Sunday, February 24, 2013

What Does the New Testament Say About Family?

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I have recently finished reading the New Testament and I am collecting my thoughts about what I read in this series of posts. Today I am writing about what the New Testament says about Family. Other entries in this series:
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  1. Slavery
  2. The Apocalypse
  3. Women
  4. Violence
  5. Sexuality
  6. Obedience
  7. Fear
  8. Blasphemy
  9. Wealth
  10. Binary Thinking
  11. Faith
  12. the Afterlife and Free Will
  13. Suffering
Christians will often point out that the bible is pro-family. There are certainly a few verses where this is unquestionably true, but is that the overall picture we get from the New Testament? Let's start with the sermon on the mount, in Matthew 5:23-24 Jesus says that if you are involved in a religious ritual and you realize that you have some unresolved issue with your brother you should temporarily abandon the ritual in favor of patching things up with your brother. The clear message as I read it here is that even though the ritual is important, family is even more important. Take care of those relationships first. This is a great message, I like it.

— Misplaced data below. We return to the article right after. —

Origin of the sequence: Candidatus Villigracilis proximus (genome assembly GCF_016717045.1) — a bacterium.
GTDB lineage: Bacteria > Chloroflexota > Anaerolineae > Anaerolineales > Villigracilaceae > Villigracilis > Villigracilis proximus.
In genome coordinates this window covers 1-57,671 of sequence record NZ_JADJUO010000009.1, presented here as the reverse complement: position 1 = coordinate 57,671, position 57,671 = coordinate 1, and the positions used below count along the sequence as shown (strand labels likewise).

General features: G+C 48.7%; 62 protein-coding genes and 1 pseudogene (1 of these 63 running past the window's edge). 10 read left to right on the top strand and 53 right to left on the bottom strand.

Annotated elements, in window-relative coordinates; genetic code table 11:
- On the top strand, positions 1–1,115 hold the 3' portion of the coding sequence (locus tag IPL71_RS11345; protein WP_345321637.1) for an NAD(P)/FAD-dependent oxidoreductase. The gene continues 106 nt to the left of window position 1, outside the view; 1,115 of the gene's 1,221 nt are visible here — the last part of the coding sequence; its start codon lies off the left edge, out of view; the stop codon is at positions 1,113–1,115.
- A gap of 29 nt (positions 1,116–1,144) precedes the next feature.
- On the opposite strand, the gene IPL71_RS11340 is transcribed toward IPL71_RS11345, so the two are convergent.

There are also a number of pro-family verses that take the opposite perspective, talking about what not to do, rather than what to do. 1 Timothy 1:9-10 is giving a list of bad people, and includes "those who strike their fathers and mothers". This I also find pretty hard to argue with, so we have 2 verses so far that I imagine everyone would agree are pro-family. There are also a number of verses centered on obedience, Colossians 3:20Romans 1:29-32, and 2 Timothy 3:2-5 all instruct children to be obedient to their parents. This is generally a good thing, but really does need to be tapered off as the kids grow older, and of course some parents are abusive and obeying them is not necessarily always a good thing. As often happens, the bible takes a good rule of thumb and pushed it too far, but nevertheless, as a rule of thumb telling children to obey their parents is probably a good thing. Ephesians 6:1-4 also tells children to obey their parents, but it adds that father's shouldn't provoke their children to anger, good but strange advice, it makes me wonder what environment we are talking about where this even needs to be said. While we are talking about obedience, 1 Peter 3:1,5 says that wives should also be obedient to the husband (well it says be subject to and to submit to their husbands). This is just garbage, although there are many Christian communities where this is how things are run, men are in charge of their wives as it says in the bible.